What’s the best way to show your images? While different professionals have their preferences, they are unanimous in advising that the format you choose should be clear to read. Bieke Depoorter advises prioritizing prints over a hard drive. “You can certainly bring a laptop with some extra work to look at if there is time,” she says, “however, the ability to see the work spread out and the process of moving prints around is so important to the way we read and understand work.”
Meanwhile Lorenzo Meloni says that he prefers a simple PDF with only single or double images on them.
Stories over single images
There may be a temptation to show only your single best images to really impress a reviewer, but to get a sense of your storytelling ability and consistency of your style, all the advisers who contributed to this article advise showing stories over single images. “Showing a series gives a better sense about the photographer identity and approach,” says Jerome Sessini.
“If you want the reviewer to remember you, it is also good to show a complete body of work, not only photos (from a project: a book, poster, exhibitions photos, and more) – Be creative,” advises Özmen.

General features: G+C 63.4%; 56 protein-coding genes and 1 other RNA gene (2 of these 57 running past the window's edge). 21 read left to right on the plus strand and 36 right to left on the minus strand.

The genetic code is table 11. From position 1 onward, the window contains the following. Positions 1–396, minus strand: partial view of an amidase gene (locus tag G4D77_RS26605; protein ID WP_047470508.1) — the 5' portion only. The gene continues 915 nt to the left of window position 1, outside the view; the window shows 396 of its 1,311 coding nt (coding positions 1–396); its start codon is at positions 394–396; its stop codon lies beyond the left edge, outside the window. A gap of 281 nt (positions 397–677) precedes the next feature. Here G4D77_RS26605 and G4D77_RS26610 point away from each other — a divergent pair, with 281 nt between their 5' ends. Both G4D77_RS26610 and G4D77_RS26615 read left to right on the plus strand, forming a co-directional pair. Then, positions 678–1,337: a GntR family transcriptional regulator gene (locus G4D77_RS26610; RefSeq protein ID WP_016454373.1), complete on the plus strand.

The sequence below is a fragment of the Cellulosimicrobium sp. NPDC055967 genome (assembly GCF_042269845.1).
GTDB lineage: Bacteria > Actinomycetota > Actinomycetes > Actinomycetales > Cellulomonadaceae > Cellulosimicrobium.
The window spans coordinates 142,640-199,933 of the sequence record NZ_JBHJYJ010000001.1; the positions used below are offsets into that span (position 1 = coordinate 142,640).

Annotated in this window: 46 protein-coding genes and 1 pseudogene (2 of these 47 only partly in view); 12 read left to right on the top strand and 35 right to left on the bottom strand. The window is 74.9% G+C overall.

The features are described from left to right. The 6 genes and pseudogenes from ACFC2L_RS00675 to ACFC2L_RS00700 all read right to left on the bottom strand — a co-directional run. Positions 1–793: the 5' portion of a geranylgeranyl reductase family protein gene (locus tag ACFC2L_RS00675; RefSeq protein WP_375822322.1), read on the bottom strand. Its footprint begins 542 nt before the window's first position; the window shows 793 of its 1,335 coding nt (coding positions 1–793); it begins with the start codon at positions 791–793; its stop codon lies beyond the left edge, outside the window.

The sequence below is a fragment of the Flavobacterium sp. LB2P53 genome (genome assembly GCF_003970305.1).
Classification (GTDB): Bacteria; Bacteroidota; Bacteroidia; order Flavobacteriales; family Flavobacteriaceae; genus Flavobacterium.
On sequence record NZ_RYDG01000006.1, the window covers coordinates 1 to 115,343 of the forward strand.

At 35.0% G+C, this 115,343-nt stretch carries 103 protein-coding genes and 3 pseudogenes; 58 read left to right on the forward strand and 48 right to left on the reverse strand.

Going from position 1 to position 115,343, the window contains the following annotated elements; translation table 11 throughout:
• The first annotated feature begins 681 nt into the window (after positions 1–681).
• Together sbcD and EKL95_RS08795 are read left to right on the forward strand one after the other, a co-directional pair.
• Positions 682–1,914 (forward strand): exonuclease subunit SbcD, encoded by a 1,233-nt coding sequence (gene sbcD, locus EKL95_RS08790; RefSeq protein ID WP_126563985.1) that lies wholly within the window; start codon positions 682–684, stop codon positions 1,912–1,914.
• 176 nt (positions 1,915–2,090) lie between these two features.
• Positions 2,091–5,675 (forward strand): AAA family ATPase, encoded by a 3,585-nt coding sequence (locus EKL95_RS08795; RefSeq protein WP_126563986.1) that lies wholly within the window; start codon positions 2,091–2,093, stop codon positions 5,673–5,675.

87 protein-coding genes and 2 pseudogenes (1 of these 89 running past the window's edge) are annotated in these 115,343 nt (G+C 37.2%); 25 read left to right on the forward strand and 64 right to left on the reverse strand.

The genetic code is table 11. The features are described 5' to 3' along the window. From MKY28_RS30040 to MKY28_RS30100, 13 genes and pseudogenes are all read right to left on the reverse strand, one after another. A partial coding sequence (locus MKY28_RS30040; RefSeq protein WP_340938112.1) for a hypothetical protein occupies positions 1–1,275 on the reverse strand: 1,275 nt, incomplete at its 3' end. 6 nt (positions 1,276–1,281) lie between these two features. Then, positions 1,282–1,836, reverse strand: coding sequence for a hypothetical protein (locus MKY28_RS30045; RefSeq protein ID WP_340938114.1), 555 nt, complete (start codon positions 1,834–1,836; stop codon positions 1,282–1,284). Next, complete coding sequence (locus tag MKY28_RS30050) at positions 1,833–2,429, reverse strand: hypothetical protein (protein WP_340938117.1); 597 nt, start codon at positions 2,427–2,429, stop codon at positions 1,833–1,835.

“ I would recommend focusing on one or two important projects that you are passionate and well informed about. I believe that viewing your longer bodies of work, compared to a collection of single photographs, helps me to understand your approach and you as a photographer. Through that process I will be better placed to provide useful feedback and advice on your work,” says Bieke Depoorter.
How to talk about your work (and when to stay quiet)
“I would not advise approaching a portfolio review as a presentation,” says Shannon Ghannam. “It is an intimate conversation about you and your work, and the sooner you can feel comfortable and able to be honest about your motivation, ambitions and challenges, the sooner we can have a real conversation.”